The management of a pneumothorax depends on the severity of symptoms, its size, and presence of underlying lung disease. Chest radiographs are notoriously poor at assessing the volume of pneumothorax, although recent guidelines published by the British Thoracic Society suggest that the size of a pneumothorax should be categorised according to the amount of air visible between the lung edge and chest wall2:
High flow oxygen (>28%) should usually be given to individuals with a pneumothorax in order to maintain adequate oxygenation (saturation >92%) to vital organs. This also lowers the partial pressure of nitrogen, which may in turn accelerate the rate of absorption of air from the pleural cavity and hasten lung re‐expansion. However, care should be taken in individuals with chronic obstructive pulmonary disease who may retain carbon dioxide.
Patients with a small spontaneous pneumothorax with few symptoms do not require active intervention. Most of these individuals do not require admission to hospital, but should be given written instructions to return to hospital if symptoms such as worsening breathlessness or chest pain develop. A follow up appointment within 1–2 weeks for repeat chest radiograph should be arranged before discharge. In some cases, it might be appropriate to admit patients if they live remote from medical access or if concerns exist regarding follow up care or attendance.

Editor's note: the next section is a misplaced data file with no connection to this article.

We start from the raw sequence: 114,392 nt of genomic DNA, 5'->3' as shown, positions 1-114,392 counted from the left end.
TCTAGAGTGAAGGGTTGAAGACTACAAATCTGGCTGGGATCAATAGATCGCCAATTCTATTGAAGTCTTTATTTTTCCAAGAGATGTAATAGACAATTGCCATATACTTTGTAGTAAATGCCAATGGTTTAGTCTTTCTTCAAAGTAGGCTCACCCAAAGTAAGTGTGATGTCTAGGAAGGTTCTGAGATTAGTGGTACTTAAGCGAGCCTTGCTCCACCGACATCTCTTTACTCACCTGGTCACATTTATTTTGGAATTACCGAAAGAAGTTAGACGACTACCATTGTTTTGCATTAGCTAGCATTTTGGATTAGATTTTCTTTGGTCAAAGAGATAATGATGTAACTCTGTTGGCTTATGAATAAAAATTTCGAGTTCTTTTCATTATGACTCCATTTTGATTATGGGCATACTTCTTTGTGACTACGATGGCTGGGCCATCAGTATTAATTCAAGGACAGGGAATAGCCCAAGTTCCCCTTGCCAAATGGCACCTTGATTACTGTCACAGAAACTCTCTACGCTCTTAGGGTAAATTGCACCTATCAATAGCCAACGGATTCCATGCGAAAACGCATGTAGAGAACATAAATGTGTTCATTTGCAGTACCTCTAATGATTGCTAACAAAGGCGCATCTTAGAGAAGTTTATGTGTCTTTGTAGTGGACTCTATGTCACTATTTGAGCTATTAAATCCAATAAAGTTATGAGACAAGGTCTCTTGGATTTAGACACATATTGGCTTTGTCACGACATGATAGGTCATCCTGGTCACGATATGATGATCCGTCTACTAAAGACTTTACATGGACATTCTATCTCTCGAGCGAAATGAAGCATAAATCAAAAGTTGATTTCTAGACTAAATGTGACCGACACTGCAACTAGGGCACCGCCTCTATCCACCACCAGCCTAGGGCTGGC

According to British Thoracic Society guidelines, symptomatic individuals with a large primary spontaneous pneumothorax should initially undergo needle aspiration with subsequent chest radiograph and observation.2 Thereafter, if needle aspiration is unsuccessful, a chest drain is usually required. This is in contrast to US guidelines where simple aspiration is not advocated and chest drain insertion is considered more appropriate.1 In a randomised trial of 137 patients with first episode of primary spontaneous pneumothorax, the effects of simple aspiration versus chest drain insertion were assessed.13 Immediate success was obtained in 62% assigned to undergo aspiration versus 68% having a chest drain inserted, while the 1 week success rates were similar in both group (88% vs 89%, respectively). Recurrence rates at 1 and 2 years were 22% and 31%, respectively, for patients who had simple aspiration, and 24% and 25%, respectively, for patients who had a chest drain insertion. In another study of 91 patients with primary spontaneous pneumothorax who underwent needle aspiration, recurrence occurred in 18% over the subsequent year.14
Current guidelines do not generally advocate that a surgical procedure to prevent recurrence after the first spontaneous episode is undertaken.1,2 However, it is important to inform patients that the recurrence rate for primary pneumothorax is more than 20% after the first episode13 and even greater after the second episode and tends to be more likely in women, tall men and smokers.15 It is conceivable that given the relatively high recurrence rate, perhaps in the future, greater numbers of individuals with first episode of spontaneous primary pneumothorax will proceed to have surgical intervention. Further randomised controlled studies, incorporating patient preference, cost and short and long term outcomes, are required to establish whether such an approach is merited.